In the MFM system, however, an RC circuit is included in an information data reading circuit to eliminate the dc component from the information data signal read out of an optical disc with an optical pickup. The read information signal is superimposed upon a damping dc component and thus a series of binary-coded signals having different duty factors are detected. There is a problem however, in that error information may be detected. Further, the positive voltage level of the information signal does not match the negative voltage level thereof on the time base, so that there exists another problem in that different duty factors are produced due to the offset in the dc level. This causes an error in the information signal. Furthermore, when noise is superimposed upon the waveform when an information signal is absent, a false signal is generated which is mixed with the data signal.

SUMMARY OF THE INVENTION

It is the primary object of the present invention to provide a slice level corrector which can detect data signals having an accurate and uniform duty factor when recorded information data is detected in binary code by means of an optical pickup.

It is another object of the present invention to provide a slice level corrector which can prevent the detection of false signals due to noise when recorded information data is detected in binary code.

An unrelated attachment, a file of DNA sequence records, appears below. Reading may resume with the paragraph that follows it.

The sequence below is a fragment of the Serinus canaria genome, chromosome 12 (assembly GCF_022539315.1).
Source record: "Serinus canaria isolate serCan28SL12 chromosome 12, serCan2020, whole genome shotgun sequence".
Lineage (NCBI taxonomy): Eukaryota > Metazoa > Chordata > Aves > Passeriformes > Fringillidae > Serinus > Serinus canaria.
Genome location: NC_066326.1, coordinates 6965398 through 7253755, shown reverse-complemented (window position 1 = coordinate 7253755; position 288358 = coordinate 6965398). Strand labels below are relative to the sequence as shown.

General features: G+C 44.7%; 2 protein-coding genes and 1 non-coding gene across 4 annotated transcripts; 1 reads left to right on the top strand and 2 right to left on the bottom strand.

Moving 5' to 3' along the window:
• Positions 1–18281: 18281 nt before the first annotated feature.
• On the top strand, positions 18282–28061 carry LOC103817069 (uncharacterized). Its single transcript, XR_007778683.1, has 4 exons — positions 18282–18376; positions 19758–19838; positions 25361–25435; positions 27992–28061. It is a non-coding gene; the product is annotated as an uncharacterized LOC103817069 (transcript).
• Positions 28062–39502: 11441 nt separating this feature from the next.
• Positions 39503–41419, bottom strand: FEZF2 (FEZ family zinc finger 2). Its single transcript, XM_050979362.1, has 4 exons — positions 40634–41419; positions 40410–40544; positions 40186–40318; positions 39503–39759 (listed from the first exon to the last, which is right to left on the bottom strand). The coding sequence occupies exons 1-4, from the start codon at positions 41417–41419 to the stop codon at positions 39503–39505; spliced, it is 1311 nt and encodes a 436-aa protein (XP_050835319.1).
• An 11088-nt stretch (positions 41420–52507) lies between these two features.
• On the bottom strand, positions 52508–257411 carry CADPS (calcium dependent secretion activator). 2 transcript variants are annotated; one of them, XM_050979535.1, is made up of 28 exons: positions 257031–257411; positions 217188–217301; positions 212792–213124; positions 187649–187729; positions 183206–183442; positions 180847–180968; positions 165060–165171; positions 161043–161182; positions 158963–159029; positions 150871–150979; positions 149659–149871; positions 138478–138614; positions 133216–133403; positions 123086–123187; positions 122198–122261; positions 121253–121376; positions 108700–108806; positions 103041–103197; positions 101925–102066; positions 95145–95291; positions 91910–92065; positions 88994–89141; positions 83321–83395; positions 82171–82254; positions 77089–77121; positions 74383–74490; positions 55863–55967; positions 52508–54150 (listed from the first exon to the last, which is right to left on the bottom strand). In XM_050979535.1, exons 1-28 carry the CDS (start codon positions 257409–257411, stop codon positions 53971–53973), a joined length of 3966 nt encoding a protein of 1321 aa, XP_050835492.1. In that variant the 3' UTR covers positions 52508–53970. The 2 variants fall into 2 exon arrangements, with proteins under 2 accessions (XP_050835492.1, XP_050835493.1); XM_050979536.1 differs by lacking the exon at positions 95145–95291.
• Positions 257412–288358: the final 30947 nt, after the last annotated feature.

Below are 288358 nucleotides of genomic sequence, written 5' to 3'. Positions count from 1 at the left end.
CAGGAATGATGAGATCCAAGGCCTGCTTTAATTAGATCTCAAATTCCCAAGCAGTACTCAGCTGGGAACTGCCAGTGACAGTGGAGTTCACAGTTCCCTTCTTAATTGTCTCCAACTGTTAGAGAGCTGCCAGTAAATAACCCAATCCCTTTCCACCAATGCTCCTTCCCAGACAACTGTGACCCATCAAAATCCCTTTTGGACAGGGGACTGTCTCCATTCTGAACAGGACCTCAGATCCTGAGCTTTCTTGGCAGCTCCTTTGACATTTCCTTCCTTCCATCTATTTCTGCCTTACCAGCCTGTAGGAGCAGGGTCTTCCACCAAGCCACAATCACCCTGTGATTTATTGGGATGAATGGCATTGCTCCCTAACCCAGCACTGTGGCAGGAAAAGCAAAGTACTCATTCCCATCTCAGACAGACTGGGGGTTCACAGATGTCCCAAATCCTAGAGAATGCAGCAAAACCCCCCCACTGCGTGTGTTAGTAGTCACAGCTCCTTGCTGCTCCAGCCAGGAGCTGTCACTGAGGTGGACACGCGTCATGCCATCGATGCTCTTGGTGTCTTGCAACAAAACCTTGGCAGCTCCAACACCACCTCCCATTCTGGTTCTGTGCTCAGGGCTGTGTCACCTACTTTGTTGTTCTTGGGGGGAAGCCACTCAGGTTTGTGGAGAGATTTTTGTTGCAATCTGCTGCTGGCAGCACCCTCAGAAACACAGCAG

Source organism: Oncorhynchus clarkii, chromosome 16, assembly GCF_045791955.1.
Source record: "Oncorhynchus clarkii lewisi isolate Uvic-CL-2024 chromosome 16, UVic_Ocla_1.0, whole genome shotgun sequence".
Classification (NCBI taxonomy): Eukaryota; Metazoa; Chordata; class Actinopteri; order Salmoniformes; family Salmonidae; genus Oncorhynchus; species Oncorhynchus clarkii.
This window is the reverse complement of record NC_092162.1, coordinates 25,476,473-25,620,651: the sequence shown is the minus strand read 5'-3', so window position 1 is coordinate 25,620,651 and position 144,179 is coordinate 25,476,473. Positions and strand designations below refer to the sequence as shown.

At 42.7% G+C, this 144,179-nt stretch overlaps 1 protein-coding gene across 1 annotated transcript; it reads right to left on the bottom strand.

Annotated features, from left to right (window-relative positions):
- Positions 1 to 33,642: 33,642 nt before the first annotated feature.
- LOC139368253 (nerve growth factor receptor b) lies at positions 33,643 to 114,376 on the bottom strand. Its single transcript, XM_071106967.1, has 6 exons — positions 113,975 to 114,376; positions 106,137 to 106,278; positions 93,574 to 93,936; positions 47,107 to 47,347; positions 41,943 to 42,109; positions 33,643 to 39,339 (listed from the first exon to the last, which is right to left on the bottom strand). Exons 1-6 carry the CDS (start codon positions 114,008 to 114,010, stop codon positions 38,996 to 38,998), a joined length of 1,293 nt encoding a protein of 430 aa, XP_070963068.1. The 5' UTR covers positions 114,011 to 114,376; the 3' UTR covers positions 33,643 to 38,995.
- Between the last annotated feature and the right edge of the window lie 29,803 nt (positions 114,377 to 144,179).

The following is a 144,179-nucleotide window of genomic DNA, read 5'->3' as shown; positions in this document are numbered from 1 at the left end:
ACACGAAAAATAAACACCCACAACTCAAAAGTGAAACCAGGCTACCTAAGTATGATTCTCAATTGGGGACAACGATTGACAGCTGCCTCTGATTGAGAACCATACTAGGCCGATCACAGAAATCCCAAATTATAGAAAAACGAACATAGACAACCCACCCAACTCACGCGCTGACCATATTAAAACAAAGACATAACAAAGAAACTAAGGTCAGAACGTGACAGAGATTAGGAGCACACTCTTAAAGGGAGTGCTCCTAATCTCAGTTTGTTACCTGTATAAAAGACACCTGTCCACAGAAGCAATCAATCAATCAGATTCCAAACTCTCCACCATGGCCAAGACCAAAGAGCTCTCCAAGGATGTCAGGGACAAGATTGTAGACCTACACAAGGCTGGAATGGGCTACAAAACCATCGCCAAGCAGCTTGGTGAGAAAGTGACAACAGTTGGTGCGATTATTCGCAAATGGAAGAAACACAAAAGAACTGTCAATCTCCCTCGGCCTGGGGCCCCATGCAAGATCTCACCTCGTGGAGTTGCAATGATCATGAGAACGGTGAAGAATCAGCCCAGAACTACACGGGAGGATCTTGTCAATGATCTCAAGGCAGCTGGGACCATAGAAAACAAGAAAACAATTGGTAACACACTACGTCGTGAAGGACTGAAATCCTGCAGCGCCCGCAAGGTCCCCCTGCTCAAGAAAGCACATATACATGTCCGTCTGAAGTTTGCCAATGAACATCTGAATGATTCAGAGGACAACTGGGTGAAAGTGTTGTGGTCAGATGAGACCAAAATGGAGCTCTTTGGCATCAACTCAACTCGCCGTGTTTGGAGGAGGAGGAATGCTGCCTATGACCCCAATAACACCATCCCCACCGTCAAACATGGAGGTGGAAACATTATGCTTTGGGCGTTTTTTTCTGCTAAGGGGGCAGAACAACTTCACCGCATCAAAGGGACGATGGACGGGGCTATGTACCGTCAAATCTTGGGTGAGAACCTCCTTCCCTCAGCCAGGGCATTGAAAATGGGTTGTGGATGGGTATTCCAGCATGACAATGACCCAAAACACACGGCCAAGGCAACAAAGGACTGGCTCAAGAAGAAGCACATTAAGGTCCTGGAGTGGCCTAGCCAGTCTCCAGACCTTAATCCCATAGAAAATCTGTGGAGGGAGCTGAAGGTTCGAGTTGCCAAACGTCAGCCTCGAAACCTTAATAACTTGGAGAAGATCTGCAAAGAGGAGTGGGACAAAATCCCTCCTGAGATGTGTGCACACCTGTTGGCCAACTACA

The present invention is directed to a slice level corrector comprising means for reading a signal from a recording medium, detecting an information signal having no dc component, and comparing the detected information signal with a slice signal to generate a series of binary-coded information signals. Means are provided for detecting an envelope of the read information signal and generating the slice signal on the basis of the detected envelope signal.

In the above slice level corrector, in order to detect the information signal read in binary code from the recording medium, the voltage level of the slice signal is corrected to correspond to a dc voltage level of the read information signal when the information signal is being read, but to be higher than that of noise when the information signal is not being read. To correct the voltage level of the slice signal, at least the positive-side envelope of the information signal is detected, and an appropriate slice level is determined on the basis of the detected envelope signal.

BRIEF DESCRIPTION OF THE DRAWINGS

The features and advantages of the slice level corrector according to the present invention will be more clearly appreciated from the following description taken in conjunction with the accompanying drawings in which:

FIG. 1 is a diagram for explaining a recorded signal waveform in a MFM, system;

FIG. 2 is a schematic block diagram of a prior art data reading circuit;

FIGS. 3(a) to (c) are diagrams showing signal waveforms in each section of the prior art circuit shown in FIG. 2;

FIGS. 4(a) to (c) are also diagrams showing signal waveforms in each section of the prior art circuit shown in FIG. 2;